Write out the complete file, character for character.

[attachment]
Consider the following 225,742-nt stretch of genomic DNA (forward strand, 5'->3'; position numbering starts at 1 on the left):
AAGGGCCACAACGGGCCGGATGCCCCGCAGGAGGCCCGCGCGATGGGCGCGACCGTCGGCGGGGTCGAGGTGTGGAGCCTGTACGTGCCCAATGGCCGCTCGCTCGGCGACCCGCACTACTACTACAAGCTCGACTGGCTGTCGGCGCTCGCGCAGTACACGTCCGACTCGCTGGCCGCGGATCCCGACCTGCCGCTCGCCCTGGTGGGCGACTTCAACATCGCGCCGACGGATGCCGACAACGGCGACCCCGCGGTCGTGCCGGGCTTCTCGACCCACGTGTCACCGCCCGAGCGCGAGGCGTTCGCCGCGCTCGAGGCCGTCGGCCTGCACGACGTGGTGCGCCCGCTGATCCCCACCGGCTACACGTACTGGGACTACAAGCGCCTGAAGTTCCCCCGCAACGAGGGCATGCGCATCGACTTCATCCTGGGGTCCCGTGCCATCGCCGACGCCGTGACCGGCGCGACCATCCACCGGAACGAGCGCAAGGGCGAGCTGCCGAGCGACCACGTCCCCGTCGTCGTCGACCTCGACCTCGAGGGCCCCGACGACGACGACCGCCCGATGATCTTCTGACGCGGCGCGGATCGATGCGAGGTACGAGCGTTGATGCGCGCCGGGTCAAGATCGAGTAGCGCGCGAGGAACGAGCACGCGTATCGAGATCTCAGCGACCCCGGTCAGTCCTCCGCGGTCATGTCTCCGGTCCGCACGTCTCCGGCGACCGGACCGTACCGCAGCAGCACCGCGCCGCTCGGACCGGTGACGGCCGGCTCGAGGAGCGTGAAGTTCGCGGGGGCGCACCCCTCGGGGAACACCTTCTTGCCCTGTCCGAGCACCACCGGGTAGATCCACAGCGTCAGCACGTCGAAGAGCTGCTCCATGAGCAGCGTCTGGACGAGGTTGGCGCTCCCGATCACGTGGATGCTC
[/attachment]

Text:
Consider the following 225,742-nt stretch of genomic DNA (forward strand, 5'->3'; position numbering starts at 1 on the left):
AAGGGCCACAACGGGCCGGATGCCCCGCAGGAGGCCCGCGCGATGGGCGCGACCGTCGGCGGGGTCGAGGTGTGGAGCCTGTACGTGCCCAATGGCCGCTCGCTCGGCGACCCGCACTACTACTACAAGCTCGACTGGCTGTCGGCGCTCGCGCAGTACACGTCCGACTCGCTGGCCGCGGATCCCGACCTGCCGCTCGCCCTGGTGGGCGACTTCAACATCGCGCCGACGGATGCCGACAACGGCGACCCCGCGGTCGTGCCGGGCTTCTCGACCCACGTGTCACCGCCCGAGCGCGAGGCGTTCGCCGCGCTCGAGGCCGTCGGCCTGCACGACGTGGTGCGCCCGCTGATCCCCACCGGCTACACGTACTGGGACTACAAGCGCCTGAAGTTCCCCCGCAACGAGGGCATGCGCATCGACTTCATCCTGGGGTCCCGTGCCATCGCCGACGCCGTGACCGGCGCGACCATCCACCGGAACGAGCGCAAGGGCGAGCTGCCGAGCGACCACGTCCCCGTCGTCGTCGACCTCGACCTCGAGGGCCCCGACGACGACGACCGCCCGATGATCTTCTGACGCGGCGCGGATCGATGCGAGGTACGAGCGTTGATGCGCGCCGGGTCAAGATCGAGTAGCGCGCGAGGAACGAGCACGCGTATCGAGATCTCAGCGACCCCGGTCAGTCCTCCGCGGTCATGTCTCCGGTCCGCACGTCTCCGGCGACCGGACCGTACCGCAGCAGCACCGCGCCGCTCGGACCGGTGACGGCCGGCTCGAGGAGCGTGAAGTTCGCGGGGGCGCACCCCTCGGGGAACACCTTCTTGCCCTGTCCGAGCACCACCGGGTAGATCCACAGCGTCAGCACGTCGAAGAGCTGCTCCATGAGCAGCGTCTGGACGAGGTTGGCGCTCCCGATCACGTGGATGCTC